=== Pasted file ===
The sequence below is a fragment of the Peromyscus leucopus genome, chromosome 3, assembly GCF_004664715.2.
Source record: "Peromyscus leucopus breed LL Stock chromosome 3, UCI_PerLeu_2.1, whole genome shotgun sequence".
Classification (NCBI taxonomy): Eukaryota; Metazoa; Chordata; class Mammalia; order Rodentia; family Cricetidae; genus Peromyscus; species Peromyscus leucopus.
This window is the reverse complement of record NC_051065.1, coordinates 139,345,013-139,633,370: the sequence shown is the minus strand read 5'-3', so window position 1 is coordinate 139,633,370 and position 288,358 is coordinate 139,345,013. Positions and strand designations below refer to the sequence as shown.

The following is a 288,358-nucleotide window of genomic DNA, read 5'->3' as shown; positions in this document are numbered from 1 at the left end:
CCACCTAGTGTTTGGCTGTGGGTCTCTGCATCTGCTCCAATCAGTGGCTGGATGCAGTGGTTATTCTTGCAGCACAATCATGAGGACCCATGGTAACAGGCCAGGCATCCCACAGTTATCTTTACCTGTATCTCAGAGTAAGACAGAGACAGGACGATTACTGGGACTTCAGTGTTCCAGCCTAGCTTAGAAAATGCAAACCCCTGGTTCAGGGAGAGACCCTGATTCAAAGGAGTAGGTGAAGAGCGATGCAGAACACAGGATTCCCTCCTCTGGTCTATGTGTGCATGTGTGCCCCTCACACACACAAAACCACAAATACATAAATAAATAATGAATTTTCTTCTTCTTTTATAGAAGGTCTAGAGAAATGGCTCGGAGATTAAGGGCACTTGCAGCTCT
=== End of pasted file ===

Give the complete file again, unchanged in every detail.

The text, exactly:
The sequence below is a fragment of the Peromyscus leucopus genome, chromosome 3, assembly GCF_004664715.2.
Source record: "Peromyscus leucopus breed LL Stock chromosome 3, UCI_PerLeu_2.1, whole genome shotgun sequence".
Classification (NCBI taxonomy): Eukaryota; Metazoa; Chordata; class Mammalia; order Rodentia; family Cricetidae; genus Peromyscus; species Peromyscus leucopus.
This window is the reverse complement of record NC_051065.1, coordinates 139,345,013-139,633,370: the sequence shown is the minus strand read 5'-3', so window position 1 is coordinate 139,633,370 and position 288,358 is coordinate 139,345,013. Positions and strand designations below refer to the sequence as shown.

The following is a 288,358-nucleotide window of genomic DNA, read 5'->3' as shown; positions in this document are numbered from 1 at the left end:
CCACCTAGTGTTTGGCTGTGGGTCTCTGCATCTGCTCCAATCAGTGGCTGGATGCAGTGGTTATTCTTGCAGCACAATCATGAGGACCCATGGTAACAGGCCAGGCATCCCACAGTTATCTTTACCTGTATCTCAGAGTAAGACAGAGACAGGACGATTACTGGGACTTCAGTGTTCCAGCCTAGCTTAGAAAATGCAAACCCCTGGTTCAGGGAGAGACCCTGATTCAAAGGAGTAGGTGAAGAGCGATGCAGAACACAGGATTCCCTCCTCTGGTCTATGTGTGCATGTGTGCCCCTCACACACACAAAACCACAAATACATAAATAAATAATGAATTTTCTTCTTCTTTTATAGAAGGTCTAGAGAAATGGCTCGGAGATTAAGGGCACTTGCAGCTCT